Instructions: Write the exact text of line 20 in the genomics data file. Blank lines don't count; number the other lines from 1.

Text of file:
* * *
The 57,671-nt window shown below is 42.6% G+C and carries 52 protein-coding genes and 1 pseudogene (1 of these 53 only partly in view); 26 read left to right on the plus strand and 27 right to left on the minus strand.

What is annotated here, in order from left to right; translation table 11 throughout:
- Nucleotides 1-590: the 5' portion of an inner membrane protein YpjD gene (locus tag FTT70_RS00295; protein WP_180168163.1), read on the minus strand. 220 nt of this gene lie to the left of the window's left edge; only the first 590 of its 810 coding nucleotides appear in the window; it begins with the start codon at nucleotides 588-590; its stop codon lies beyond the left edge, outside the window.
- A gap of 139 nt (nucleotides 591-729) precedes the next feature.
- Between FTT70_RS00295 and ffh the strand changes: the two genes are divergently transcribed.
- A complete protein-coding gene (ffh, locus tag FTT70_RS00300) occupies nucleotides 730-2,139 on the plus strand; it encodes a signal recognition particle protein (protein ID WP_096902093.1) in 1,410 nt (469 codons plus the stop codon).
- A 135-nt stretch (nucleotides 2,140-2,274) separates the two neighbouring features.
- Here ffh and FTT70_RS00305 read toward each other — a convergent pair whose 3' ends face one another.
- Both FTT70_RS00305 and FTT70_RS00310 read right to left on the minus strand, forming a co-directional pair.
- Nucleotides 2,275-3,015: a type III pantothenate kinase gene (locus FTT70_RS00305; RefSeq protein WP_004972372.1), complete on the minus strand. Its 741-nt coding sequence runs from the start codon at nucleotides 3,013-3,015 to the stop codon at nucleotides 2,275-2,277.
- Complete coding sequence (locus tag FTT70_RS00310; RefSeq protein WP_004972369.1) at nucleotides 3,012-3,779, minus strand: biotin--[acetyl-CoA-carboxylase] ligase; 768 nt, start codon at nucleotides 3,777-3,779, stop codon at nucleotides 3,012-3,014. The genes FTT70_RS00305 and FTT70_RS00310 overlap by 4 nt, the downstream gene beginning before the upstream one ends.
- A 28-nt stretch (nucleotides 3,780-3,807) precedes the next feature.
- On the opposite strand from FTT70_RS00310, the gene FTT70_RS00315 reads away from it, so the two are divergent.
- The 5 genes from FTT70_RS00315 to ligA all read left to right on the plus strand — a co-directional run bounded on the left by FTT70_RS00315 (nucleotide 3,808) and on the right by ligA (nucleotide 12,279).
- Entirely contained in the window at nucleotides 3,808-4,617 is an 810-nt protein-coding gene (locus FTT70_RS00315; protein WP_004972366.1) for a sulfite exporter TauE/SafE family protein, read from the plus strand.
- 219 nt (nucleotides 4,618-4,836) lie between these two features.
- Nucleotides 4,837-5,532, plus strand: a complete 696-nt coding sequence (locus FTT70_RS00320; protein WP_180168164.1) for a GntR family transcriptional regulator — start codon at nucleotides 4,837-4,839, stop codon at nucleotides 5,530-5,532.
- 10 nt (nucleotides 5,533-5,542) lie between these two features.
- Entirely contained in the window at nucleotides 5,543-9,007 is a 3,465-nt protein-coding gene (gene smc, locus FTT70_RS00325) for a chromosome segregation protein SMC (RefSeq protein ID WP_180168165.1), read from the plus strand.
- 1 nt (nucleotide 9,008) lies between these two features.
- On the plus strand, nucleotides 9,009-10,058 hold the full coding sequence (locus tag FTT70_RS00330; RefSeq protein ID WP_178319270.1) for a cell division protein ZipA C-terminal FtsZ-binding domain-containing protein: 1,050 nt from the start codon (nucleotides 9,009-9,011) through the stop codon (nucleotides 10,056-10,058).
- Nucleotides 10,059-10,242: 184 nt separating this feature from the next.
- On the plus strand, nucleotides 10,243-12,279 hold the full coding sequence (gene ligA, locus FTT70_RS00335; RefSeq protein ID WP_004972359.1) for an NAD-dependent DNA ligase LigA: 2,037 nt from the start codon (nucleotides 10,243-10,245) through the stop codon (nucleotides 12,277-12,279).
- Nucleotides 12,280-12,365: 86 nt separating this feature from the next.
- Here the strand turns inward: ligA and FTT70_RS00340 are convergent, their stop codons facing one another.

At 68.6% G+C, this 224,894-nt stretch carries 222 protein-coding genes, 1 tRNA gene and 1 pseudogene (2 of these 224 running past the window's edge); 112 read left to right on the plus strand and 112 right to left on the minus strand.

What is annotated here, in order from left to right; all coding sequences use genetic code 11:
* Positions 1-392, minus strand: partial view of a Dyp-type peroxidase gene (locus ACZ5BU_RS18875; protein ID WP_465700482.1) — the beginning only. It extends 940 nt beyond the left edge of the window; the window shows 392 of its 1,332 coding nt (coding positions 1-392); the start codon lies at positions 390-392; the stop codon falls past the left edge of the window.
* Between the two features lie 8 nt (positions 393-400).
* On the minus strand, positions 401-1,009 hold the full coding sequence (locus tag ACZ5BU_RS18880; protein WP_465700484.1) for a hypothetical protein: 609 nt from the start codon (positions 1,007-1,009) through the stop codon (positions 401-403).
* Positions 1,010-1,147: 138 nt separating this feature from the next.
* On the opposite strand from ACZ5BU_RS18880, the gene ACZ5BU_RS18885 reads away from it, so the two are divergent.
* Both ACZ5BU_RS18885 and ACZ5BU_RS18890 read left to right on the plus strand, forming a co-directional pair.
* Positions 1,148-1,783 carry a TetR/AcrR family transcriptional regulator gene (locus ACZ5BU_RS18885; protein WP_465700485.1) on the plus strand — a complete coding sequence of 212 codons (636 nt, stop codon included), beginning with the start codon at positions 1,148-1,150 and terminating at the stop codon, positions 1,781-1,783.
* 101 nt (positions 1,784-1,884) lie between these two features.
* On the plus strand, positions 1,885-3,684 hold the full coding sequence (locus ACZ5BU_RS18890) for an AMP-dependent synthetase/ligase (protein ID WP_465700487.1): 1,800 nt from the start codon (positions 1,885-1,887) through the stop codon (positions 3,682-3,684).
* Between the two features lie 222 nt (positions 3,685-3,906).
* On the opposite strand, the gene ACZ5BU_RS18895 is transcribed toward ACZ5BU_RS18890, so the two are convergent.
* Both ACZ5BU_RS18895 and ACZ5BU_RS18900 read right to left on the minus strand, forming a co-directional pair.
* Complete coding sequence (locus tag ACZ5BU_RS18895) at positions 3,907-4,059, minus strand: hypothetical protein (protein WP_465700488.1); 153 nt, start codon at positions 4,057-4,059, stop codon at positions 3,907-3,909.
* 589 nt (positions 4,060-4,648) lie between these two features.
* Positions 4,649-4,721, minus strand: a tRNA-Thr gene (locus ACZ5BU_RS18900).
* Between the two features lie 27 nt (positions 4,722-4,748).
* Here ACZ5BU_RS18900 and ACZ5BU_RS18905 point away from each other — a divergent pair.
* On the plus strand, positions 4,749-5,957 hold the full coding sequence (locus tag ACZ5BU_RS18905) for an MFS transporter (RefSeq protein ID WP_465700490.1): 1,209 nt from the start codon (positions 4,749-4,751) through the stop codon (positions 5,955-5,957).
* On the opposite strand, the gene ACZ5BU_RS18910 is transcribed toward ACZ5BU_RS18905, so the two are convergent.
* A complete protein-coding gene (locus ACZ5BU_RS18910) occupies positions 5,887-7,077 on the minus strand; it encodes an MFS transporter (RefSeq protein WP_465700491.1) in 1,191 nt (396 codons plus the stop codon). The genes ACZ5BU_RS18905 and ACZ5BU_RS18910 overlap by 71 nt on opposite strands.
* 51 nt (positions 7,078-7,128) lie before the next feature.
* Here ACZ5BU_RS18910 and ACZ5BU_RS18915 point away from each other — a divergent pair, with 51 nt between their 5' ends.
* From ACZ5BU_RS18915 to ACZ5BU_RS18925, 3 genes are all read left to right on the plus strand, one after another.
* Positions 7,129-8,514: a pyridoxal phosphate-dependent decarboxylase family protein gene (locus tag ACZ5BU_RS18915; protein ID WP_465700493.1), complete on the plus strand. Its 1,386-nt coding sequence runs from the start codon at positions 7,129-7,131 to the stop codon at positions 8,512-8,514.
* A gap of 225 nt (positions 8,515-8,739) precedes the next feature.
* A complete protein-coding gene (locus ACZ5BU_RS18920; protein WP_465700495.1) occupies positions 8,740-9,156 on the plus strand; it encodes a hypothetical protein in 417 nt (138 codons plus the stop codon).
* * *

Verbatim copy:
- 1 nt (nucleotide 9,008) lies between these two features.